I abandoned the heather I was tending. My garden tools lay in the dirt. I walked out of the garden and away from home to the hills.
The grass met well above my knees. That wasn’t surprising considering how short I am, but whit was teckle was how the grass moved with each step I took. The thistle grew like a trail, guiding me higher into the fairy hills. Trees started appearing in small clusters along the way; it wasnae long ‘fore the invisible path I was following became overrun with shrubbery and undergrowth. The trees grew so close they knotted together, their gnarled trunks ever embracing other trees too close to each other and still reaching for the skies beyond. The forest took on a new light for me. It was warm and full of life I had never noticed ‘fore.
The sun filtered through the leaves in patches. I heard birds singing somewhere above me. Small forest creatures stirred just out of sight, but I was aware of them. I was aware of the forest breathing. It was breathing ever-so-softly, as if it was aware of my presence as a stranger. Even though I was intruding upon its sacred ground and walked under its chapeled canopy, I was welcome. For one of the first time in the forest, I didnae feel out of place. I felt I knew whit the forest was saying, whit every motion meant.
It was waiting, and watching.
But not necessarily for me. There was something else here, something that lured me deeper into the thick of the trees. I had wandered far from home, but I didnae feel lost. My steps faltered only for a moment, but the whispering leaves above urged me on. Come see. Come see whit treasure we hold this day. Come see. The world felt different than ‘fore. Now, I was watching along with it.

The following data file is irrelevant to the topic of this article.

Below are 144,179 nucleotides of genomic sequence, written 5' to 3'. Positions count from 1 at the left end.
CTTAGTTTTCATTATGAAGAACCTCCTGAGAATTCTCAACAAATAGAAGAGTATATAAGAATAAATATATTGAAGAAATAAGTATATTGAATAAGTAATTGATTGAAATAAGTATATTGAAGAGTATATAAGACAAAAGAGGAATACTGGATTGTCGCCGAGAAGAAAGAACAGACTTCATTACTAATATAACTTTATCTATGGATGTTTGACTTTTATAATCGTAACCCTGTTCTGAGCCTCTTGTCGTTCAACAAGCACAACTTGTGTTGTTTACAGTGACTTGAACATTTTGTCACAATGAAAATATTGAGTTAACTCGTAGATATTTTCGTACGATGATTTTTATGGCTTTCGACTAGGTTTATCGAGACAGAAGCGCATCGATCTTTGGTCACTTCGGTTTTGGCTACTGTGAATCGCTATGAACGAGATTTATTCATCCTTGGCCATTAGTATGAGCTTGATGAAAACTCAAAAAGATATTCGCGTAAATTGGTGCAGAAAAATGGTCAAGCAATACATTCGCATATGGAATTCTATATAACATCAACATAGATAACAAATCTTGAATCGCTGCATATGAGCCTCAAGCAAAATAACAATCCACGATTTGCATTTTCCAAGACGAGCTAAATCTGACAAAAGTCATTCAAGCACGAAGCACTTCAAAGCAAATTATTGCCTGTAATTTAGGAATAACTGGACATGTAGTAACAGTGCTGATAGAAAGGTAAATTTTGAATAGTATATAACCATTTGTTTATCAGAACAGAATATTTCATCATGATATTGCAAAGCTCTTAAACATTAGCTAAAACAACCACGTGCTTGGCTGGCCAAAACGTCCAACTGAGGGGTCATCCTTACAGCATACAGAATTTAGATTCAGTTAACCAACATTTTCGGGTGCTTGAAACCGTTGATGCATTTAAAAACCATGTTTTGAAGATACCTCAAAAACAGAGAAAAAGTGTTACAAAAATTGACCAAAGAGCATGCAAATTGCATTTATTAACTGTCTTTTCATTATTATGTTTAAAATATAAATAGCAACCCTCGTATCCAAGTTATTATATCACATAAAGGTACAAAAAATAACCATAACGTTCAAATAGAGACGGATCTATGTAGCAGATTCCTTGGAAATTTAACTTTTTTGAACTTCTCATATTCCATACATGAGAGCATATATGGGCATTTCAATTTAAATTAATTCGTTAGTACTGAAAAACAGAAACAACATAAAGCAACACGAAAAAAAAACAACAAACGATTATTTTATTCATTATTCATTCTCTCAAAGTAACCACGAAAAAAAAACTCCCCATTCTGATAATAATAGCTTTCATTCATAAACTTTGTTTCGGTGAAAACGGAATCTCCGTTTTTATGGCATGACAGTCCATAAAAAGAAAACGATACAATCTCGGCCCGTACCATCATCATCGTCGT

It was then that the trees spread out into a glen. Sunlight streamed through the opening. The forest quivered with tension, but it was not foreboding for there, in the center of the glen, stood a man. He was tall, draped in deerskin with antlers atop his head, crowning him forest king. The black serpent coiled tighter aboot his arm and looked at me. The deerhound at his side looked at me, then back to his master. He was tending to a broken sapling. I couldnae have moved, even if I had wanted to. I couldnae breathe. I was stilled.
This was Cernenus. God of the forest.
I shivered as he reset the sapling’s limb and watched it grow back together, greener than ‘fore. The deerhound trotted up to me and licked the back of my hand. With a start, I could move again. My breathing was rapid and shallow. Cernenus turned slowly to me. My knees were shaking as his gaze fixated on mine. His eyes were as deep as the forest. I feared I would get lost in those woods and never return.
His voice was the oak tree when he spoke. “Fae wain, ye socht me?”
I shivered again, his voice alighting in me something new and something old as the tales of the earth. My brows knitted together. “I am no fae wain,” my voice was a whisper at first, “And I didnae seek you. I just . . . found you.”